To the bill all the parlies defendant put in answers ; that of John Crowder, who was still an infant, being put in by his brother Giles, who had then come of age. And on the 20th May, 1842, it was therein declared that under the will of Godfrey Crowder, Henry Crowder and Lewis Webb, as administrator of Mary Webb, had a right to receive'their due proportion of the fund directed by the testator to be applied to the payment of the debt in the said will mentioned to be due by Robert Crowder, as the guardian of the said Henry, Mary, Giles and John ; that the plaintiff, Puryear, had paid the said debt to said Henry and Mary, and that he was entitled to stand in their place. ' And it was decreed that Nelson, as executor, should accordingly account before a commissioner, who should ascertain the amount subjected by the will of -the testator to -the payment of the said children of Robert A. Crowder. The Master afterwards reported the sum.then in the hands of the executor and due to the four children, and that there would be a further sum of $861 84 (or $215 46 each), due to them on the 10th of February, 1833. And thereupon it was decreed on the 15th of October, 1842, that Nelson should pay to 'Thomas B. Puryear, the sum of $902 94, with interest on $872 32, part-thereof, from the 10th of February, 1842, till paid,-that being the sum in the hands of the executor due to Henry Crowder and the late Mary Webb, of .the fund directed by the will of the *486testator to bo applied to the payment of the debt due to tiiem by Robert A. Crowder, their guardian; and leave was reserved to the plaintiff, Pnryear, to apply for further directions as to the other funds coming into the hands of the executor, which may be subject to the payment of that debt.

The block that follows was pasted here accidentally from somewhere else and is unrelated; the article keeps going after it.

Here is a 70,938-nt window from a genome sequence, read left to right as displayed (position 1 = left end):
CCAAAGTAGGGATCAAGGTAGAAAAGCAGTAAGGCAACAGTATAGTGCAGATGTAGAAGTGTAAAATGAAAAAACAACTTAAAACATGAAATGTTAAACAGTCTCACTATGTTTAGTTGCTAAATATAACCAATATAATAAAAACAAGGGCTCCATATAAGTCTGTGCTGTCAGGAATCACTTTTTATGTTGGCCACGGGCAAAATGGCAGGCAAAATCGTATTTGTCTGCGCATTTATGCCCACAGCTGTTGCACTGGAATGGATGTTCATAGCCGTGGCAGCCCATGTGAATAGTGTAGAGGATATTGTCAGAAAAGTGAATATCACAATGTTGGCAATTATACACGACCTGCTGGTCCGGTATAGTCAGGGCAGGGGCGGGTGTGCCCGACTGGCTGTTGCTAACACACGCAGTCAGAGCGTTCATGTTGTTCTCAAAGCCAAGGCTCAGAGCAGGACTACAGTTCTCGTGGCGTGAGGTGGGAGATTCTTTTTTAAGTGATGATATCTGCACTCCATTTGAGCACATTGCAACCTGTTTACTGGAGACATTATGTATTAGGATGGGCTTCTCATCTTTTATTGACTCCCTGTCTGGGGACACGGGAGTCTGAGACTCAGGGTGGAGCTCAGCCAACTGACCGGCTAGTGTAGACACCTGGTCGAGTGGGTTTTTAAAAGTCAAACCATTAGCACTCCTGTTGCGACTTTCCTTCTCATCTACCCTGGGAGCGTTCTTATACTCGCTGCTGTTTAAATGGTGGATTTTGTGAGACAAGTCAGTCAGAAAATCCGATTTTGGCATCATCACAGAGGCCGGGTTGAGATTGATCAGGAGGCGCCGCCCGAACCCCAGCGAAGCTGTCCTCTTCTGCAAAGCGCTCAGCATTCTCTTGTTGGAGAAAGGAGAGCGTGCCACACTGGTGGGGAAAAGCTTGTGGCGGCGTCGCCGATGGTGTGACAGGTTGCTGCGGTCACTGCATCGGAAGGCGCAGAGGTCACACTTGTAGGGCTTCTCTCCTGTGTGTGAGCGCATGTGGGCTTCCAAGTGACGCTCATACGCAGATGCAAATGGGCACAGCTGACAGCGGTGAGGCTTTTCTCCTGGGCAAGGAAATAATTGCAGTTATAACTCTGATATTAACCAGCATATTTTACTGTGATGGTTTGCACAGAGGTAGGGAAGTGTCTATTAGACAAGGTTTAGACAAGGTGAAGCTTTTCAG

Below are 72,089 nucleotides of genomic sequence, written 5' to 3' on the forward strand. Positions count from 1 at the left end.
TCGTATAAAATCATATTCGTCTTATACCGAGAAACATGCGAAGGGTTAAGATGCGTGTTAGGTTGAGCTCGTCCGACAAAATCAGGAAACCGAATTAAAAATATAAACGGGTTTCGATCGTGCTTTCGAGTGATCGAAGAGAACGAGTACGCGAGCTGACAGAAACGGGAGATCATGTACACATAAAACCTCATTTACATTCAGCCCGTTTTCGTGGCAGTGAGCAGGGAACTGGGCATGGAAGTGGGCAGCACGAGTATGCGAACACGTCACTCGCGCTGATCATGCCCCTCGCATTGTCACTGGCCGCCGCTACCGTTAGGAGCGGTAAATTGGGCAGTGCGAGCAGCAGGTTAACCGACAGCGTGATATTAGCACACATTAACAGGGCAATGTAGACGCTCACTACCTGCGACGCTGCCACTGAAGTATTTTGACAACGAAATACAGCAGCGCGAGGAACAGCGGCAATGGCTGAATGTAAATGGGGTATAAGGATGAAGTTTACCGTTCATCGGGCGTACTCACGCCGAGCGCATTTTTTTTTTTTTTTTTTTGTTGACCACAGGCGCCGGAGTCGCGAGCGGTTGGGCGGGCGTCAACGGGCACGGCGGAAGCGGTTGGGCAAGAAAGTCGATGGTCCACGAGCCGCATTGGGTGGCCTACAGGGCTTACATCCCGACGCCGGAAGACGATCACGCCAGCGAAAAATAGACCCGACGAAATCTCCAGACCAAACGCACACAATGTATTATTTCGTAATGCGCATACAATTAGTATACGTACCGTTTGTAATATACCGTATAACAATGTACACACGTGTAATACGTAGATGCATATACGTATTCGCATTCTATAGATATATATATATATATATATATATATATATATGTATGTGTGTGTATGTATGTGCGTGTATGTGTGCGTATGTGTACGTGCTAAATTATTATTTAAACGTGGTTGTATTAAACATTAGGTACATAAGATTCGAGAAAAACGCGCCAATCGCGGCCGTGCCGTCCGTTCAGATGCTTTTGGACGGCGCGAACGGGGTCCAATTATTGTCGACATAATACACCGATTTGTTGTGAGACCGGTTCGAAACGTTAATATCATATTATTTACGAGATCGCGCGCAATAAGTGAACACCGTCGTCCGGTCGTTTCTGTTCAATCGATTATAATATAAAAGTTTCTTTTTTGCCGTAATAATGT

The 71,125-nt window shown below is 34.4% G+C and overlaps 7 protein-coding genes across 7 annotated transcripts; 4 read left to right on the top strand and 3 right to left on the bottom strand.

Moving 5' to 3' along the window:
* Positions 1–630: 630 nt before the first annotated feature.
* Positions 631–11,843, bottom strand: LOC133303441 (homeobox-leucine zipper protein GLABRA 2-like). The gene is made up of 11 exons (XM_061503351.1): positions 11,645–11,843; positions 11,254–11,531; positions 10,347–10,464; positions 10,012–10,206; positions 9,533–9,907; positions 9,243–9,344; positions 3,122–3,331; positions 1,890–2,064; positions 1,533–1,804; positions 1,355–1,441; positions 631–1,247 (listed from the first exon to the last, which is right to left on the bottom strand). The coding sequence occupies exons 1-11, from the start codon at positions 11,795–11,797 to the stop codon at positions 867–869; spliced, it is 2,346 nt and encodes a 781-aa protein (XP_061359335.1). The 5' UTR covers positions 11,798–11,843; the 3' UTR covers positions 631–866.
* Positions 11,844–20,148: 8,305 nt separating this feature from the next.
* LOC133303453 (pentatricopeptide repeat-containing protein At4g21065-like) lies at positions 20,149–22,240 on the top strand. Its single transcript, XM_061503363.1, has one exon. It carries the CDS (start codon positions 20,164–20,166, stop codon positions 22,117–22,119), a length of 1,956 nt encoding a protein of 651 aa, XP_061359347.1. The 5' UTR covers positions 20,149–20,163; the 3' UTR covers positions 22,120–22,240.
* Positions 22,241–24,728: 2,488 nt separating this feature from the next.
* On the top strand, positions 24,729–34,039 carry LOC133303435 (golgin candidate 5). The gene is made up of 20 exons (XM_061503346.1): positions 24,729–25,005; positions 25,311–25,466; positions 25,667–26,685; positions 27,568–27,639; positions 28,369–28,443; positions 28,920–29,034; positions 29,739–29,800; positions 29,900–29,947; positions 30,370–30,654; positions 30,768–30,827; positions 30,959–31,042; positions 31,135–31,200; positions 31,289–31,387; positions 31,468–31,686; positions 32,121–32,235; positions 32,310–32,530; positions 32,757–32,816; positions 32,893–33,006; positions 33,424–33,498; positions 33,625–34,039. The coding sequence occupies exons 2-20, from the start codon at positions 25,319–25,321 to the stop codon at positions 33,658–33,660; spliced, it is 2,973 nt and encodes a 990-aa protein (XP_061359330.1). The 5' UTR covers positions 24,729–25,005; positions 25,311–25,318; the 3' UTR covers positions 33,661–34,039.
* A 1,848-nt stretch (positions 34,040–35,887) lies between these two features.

After the foregoing decree in Virginia, the defendant, Palmer (the other defendants, Crowder and Robertson being dead, and Palmer being their representative) put in a further answer in this cause, in which he relies on the Virginia decree and the facts ascertained therein, and insists that Pur-year and the two children, Giles and John Crowder, shall look to that fund, as lar as it will extend, before they can come on the funds in his hands, if they can do so at all.